Warning: The article contains contains language that some people may find offensive
Wendell Scott kept a loaded pistol underneath his front seat. He took it out mid-race just the one time – and never again did that guy threaten to wreck him off a track.
Scott was a pioneering Nascar driver who remains the only African-American to win at the sport’s highest level, but he died in 1990 without ever receiving his official trophy, and at the time they said he finished third. It was a lie.
Jacksonville, Florida, 1 December 1963. Wendell’s grandson Warrick reels off the date and location in double time. A sharpened intensity flickers hot behind kind eyes as he does. Much of his 43 years have been spent campaigning for correction.
“It’s a weird dynamic when the only way you can stop somebody making an attempt on your life is to make them afraid of losing theirs,” Warrick says of Scott’s pistol strategy.
“But that’s how it was. The way people treated my grandfather was messed up.”
Nascar is a motorsport series born in the USA’s southern states. Some teams, races and fans have for a long time associated themselves with the Confederate flag – considered by many a symbol of slavery and racism.
Over the past month, Nascar has been radically changing its image. The Confederate flag has been banned. It has embraced the Black Lives Matter movement. It has added its voice to those condemning police brutality and systemic racism.
The process has not been straightforward. At a race in Talladega, Alabama, Nascar’s only current black driver was thought to have been the target of a hate crime. A noose was found in the garage area assigned to Darrell ‘Bubba’ Wallace Jr.
Nascar gave his team extra time before the race to make sure his car had not been tampered with. Outside, some people were flying the Confederate flag. On the track, drivers and teams rallied around Wallace in a powerful gesture of solidarity.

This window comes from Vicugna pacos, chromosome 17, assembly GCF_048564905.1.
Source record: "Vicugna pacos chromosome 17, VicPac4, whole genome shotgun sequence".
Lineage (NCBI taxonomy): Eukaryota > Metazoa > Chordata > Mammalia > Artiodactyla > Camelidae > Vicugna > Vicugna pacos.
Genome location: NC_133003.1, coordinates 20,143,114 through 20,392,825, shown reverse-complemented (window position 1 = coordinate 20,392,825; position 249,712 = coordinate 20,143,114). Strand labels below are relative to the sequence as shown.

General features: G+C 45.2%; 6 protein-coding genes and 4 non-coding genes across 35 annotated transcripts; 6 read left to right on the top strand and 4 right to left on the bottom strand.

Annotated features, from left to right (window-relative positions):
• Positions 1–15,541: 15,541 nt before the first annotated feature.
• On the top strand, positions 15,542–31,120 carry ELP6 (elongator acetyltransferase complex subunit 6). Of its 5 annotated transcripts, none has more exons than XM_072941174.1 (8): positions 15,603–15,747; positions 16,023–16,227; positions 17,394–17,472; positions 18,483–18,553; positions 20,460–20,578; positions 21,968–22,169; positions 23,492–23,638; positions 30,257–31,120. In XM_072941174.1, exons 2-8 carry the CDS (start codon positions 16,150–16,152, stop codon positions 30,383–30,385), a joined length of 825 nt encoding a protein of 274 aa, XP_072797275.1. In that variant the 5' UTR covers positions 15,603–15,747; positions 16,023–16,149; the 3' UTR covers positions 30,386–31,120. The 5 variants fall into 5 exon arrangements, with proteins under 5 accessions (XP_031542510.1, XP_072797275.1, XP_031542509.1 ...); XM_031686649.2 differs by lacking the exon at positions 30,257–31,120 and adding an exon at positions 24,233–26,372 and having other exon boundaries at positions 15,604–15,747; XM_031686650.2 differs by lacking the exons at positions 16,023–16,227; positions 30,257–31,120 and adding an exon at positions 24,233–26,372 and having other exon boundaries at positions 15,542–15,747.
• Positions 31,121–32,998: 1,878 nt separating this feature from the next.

An FBI investigation found the noose, apparently in use as a handle on a roller door, had been in that particular garage – randomly assigned to Wallace on the day – since October 2019. The FBI closed its investigation. Amid claims of over-reaction, Nascar pointed out that at their 29 tracks and 1,684 garage stalls, only 11 featured a pull-down rope tied in a knot. And only one was fashioned in a noose.
But the racism that was believed to have happened to Wallace did happen to Scott. And in confronting the present, there is power in listening to the past. That is the message the Scott family has – and this is their story.
If you didn’t know how to outpace the law, you wouldn’t last long running moonshine. Wendell Scott was a quick learner and nobody could catch him in a car.
Born in 1921, Scott’s background shares much with many of Nascar’s early icons. He rejected the idea of regular work in the town where he grew up – Danville, Virginia. He dropped out of school and became his own boss, working as a taxi driver. And like many Nascar legends, such as Junior Johnson, he made money from selling black-market whisky. He built, maintained and skilfully drove the modified rides that kept him one step ahead of the police.
Scott was a risk-taker determined to make his mark on the world of high thrills that had him sucked in for life by the time he was 30. He had everything you’d need to flourish in Nascar’s high-octane world and help raise it higher. It’s just that unlike men like Johnson – known as ‘The Last American Hero’ – his skin was the wrong colour.
Scott grew up with the Jim Crow laws that in America’s southern states denied black people equal rights with whites. His first taste of stock car racing came from the corner of a segregated stand in the late 1940s, having been through segregated education, having served as a soldier mechanic in America’s segregated army in World War Two.
Looking out onto the track, Scott would recognise some of the other local moonshine runners on the starting grid. He knew he could handle a car just as well as them. But what were the chances of him being allowed to actually compete?